The Billings Logan International Airport is an 88-mile drive east of the ranch and is the second most-active airport in Montana. Its airlines include Allegiant, Delta/Delta Connection, Alaska/Horizon, Cape Air and United/United Express with daily non-stop service to many US and Montana cities. Edwards Jet Center is a high-quality FBO that handles private aircraft.
Private aircraft up to the size of small jets are accommodated approximately ten miles south of the ranch at the Big Timber Airport, and larger jets can land at the Livingston Airport about 35 miles to the west.
Big Timber is on the south side of the river seven miles from the ranch. Big Timber exhibits an excess of civic pride and is just “big enough” to support all the services one normally needs - from the gourmet fare at the restored Grand Hotel, to banks, car dealers, grocery store, pharmacy, hospital, art galleries, and restaurants. It is essentially a small agricultural town with a variety of overtones related to fishing, hunting and outdoor recreation as well as being a home base for the platinum/palladium mine that operates at the head of the East Boulder Valley. The residents of the area help to support its excellent restaurants, shops, and galleries that one would not find in most Montana towns of this size. The Grand Hotel on the National Register of Historic Places with its attractive rooms, bar and gourmet restaurant brings many travelers off the highway and acts as a social center for many of the area residents. There are numerous other “watering holes” including the Frostee Freeze where many locals “coffee up” and share news in the morning.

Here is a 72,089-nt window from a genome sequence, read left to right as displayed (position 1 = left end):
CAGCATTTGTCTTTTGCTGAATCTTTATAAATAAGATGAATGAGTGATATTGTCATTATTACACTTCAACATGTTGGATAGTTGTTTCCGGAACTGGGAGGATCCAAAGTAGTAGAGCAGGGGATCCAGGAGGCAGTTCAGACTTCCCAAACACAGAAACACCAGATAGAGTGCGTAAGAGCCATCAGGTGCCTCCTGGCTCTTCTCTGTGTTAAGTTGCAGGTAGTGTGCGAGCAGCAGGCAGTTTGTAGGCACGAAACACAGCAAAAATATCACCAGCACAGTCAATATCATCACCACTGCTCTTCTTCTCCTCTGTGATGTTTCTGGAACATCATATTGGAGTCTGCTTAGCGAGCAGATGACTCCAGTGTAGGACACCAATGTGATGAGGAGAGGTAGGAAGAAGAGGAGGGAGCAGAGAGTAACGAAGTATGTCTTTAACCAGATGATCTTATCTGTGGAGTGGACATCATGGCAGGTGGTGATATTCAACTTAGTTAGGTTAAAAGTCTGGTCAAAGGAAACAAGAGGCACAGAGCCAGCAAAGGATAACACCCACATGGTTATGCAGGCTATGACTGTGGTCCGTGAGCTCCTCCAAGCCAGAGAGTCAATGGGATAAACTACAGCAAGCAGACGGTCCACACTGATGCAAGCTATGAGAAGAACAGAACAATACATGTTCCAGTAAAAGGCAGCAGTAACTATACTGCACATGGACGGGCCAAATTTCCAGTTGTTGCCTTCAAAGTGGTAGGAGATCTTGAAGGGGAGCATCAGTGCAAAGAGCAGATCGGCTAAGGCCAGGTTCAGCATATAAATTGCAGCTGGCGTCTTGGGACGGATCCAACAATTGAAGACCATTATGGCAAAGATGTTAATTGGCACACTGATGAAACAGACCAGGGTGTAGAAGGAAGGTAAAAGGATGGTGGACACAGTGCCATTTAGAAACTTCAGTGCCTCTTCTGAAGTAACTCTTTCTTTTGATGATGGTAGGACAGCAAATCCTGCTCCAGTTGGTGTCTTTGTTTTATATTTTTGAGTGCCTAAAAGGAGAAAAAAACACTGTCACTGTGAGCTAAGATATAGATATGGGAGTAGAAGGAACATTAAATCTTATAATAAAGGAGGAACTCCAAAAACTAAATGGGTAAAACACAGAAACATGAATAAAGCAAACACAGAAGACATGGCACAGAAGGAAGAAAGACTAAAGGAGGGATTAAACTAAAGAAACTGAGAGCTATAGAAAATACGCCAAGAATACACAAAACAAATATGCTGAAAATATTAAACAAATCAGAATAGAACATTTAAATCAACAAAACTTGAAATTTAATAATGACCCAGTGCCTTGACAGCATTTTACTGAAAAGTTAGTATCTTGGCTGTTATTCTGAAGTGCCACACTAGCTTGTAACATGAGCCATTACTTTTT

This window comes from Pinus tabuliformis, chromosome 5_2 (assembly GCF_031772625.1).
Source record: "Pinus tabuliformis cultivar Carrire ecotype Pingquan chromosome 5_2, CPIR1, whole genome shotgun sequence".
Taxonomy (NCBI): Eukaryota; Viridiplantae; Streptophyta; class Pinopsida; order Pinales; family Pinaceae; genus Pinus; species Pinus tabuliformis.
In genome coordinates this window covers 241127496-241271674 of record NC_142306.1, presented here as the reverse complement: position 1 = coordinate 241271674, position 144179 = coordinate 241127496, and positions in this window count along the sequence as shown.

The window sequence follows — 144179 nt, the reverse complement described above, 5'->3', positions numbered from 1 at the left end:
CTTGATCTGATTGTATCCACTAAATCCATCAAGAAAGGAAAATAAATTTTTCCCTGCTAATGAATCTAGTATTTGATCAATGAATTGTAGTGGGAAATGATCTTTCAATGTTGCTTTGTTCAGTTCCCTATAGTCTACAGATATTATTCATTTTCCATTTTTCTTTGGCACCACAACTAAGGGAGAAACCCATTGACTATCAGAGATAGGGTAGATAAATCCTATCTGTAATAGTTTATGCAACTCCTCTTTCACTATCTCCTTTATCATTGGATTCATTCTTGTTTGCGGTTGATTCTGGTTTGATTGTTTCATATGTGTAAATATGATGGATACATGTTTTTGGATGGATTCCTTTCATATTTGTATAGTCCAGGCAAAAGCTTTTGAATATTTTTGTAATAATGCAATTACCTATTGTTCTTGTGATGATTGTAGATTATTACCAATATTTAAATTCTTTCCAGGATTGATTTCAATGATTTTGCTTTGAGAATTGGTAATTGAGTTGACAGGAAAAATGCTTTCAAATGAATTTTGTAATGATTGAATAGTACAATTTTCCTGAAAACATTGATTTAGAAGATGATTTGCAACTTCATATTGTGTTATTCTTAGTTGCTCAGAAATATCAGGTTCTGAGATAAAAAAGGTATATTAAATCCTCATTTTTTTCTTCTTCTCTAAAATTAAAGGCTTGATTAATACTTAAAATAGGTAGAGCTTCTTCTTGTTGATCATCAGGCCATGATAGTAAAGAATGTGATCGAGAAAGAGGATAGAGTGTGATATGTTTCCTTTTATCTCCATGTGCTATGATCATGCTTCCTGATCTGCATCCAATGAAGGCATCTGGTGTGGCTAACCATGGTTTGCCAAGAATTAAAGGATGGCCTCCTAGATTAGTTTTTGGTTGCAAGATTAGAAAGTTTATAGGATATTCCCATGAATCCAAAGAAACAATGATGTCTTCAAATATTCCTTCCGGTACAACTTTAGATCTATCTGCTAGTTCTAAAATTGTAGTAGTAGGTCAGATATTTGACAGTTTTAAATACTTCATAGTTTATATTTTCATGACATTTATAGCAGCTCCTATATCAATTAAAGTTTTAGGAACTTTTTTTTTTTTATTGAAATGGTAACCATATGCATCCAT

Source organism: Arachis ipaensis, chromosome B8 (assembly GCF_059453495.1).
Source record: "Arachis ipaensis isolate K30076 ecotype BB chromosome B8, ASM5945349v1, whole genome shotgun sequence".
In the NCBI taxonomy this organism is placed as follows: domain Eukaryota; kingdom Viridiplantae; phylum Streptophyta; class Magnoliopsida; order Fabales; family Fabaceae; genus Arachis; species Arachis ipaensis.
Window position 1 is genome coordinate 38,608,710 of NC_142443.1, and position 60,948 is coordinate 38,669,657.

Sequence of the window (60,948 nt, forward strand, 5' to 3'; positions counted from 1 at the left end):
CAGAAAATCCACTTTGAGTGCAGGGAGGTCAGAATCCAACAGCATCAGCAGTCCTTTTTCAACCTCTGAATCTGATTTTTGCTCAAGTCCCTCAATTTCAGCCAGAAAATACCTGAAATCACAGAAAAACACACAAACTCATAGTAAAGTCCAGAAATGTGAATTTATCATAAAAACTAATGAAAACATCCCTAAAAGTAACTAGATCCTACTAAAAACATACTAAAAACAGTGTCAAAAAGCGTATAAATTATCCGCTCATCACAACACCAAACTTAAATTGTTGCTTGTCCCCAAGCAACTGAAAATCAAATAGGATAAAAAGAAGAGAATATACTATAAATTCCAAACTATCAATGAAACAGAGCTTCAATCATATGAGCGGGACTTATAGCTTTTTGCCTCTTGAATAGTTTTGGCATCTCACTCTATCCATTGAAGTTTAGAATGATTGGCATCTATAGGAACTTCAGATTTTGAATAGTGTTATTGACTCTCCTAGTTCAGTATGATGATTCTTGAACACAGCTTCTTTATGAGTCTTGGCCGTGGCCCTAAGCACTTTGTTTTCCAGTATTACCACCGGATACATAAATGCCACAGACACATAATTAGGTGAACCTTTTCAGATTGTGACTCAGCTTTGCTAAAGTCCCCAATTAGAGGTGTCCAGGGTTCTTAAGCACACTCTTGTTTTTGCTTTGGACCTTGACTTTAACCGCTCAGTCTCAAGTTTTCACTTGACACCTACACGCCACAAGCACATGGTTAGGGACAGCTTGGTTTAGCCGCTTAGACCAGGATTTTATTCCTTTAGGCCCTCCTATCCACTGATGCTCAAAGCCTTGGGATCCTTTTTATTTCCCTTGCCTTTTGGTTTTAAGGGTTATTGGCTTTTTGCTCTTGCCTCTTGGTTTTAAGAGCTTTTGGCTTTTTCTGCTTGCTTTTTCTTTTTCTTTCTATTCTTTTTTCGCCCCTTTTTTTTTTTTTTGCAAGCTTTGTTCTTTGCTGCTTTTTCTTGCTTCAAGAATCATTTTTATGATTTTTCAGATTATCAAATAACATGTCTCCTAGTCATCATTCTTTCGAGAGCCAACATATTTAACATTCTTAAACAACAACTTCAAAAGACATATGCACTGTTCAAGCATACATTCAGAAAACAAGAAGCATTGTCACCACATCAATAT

Historically, Big Timber was a cow town, home to multiple generations of ranching families. Due to its aesthetic beauty, multiple recreational opportunities and small-town friendliness, this ranching town has attracted absentee ranch owners - both individuals and families - who have moved to the area to take advantage of the recreational opportunities and to enjoy this dynamic small Montana town.
For a change of pace there is easy access to Livingston (30 minutes) and Bozeman (one hour), both of which offer a wider variety of services and social and cultural amenities. Montana’s largest city and its commercial center, Billings, is located 90 minutes east of the ranch.
Acreage (Deeded & Leased)
Rangeland - 2,463± acres
Farmstead - 1± acres
2,764± Total Deeded Acres
In 2007, to protect the open space of Montana and continued agricultural use of this land, the then-current owner placed the ranch in a conservation easement with the Montana Land Reliance. In addition to the aforementioned reasons, the owner wanted to specifically protect the Yellowstone cutthroat trout and bald eagles which inhabit the ranch and its waters. Also of significance is the historically documented campsite used by Captain William Clark on his return journey to convene with Merriweather Lewis. Captain Clark and his company camped at the confluence of Little Timber Creek and the Yellowstone River on July 16 and 17, 1806. Although the property may not be subdivided, the conservation easement allows for the building of two residences. A copy of this recorded document is available from the offices of Hall and Hall.